We Must Protect Kentucky’s Children
As much as this is also about protecting our teachers and school staff, we cannot set aside concern over the health and safety of our children, the nation’s future. Hospitalizations of Kentuckians testing positive for COVID-19, including children, are increasing at an alarming rate. Since the start of the pandemic, 40% of all children admitted with severe COVID-19 to KY Children’s hospital arrived in the last 2 weeks. Kentucky hospitals are seeing both a rise in infections among children, as well as a rise in complications from COVID-19. There has also been a surge in children diagnosed with a combination of COVID-19 and respiratory syncytial virus (RSV), which health officials worry could put younger patients at greater risk. Further, we have not yet realized the full impact this virus may have on children in the long-term. In Mississippi, a study found as many as 15 to 20% of children who get the virus have long-term effects such as fatigue and difficulty breathing. A new UK study revealed that around 1 in 20 children hospitalized with COVID-19 develop neurological complications linked to the viral infection.
Given these projections, there is a legitimate concern over hospital capacity and the number of staffed pediatric beds available. The resurgence in hospitalizations during the current delta-driven wave has far surpassed those seen in the winter months and has left some hospital systems on the brink of collapse. Rising child hospitalizations due to COVID-19 could also further strain an already overburdened and understaffed pediatric healthcare system.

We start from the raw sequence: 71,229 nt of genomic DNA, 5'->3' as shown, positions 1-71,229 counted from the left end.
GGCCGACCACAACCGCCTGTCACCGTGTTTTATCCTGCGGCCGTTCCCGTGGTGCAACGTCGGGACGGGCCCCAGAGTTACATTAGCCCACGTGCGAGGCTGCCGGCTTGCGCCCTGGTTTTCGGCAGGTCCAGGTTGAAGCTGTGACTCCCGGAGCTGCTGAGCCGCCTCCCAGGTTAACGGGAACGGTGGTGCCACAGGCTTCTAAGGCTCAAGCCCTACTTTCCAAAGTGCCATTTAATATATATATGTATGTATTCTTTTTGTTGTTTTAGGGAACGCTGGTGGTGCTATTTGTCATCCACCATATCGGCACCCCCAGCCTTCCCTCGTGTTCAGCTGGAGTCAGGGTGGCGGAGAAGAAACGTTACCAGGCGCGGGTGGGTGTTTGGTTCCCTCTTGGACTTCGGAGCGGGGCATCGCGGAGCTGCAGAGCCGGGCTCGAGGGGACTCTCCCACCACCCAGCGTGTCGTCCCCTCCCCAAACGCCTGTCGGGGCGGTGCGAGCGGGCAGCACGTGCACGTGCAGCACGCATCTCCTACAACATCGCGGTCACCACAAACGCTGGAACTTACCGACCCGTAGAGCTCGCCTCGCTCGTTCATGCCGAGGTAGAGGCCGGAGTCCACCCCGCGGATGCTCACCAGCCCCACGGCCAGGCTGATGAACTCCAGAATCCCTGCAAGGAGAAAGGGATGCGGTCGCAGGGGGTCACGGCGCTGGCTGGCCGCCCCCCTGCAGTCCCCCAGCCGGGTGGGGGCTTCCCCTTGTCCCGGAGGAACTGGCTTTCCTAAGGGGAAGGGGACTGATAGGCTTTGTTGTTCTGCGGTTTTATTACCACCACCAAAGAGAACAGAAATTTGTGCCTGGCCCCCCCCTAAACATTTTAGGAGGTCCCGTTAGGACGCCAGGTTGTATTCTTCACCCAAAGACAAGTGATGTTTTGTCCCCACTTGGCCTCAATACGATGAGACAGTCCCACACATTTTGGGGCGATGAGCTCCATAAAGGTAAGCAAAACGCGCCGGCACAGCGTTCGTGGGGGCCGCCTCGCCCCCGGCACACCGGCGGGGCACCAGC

The facts are plain: sending children to school without universal masking in place will increase their risk of acquiring and spreading COVID-19, and some children will suffer serious illness or die. But this goes beyond protecting an individual child from getting sick, this is about protecting all children. So children involved in accidents can have their injuries treated. So children who have developed mental health problems stemming from social isolation can receive the help they need. So children with curable pediatric cancers can continue to receive their life-saving treatments. So children with allergic reactions, diabetes or asthma crises can continue to be saved.
We hope you consider the full impact of these emergency regulations and the urgent need for universal masking in schools and childcare settings. We will be submitting formal comments in support of the proposed regulation, as well as fighting against dangerous bills like the one Rep. Bechler prefiled yesterday.
Thank you for your time,
Shannon Rempe, J.D., M.P.H.
Health Law Fellow
Kentucky Equal Justice Center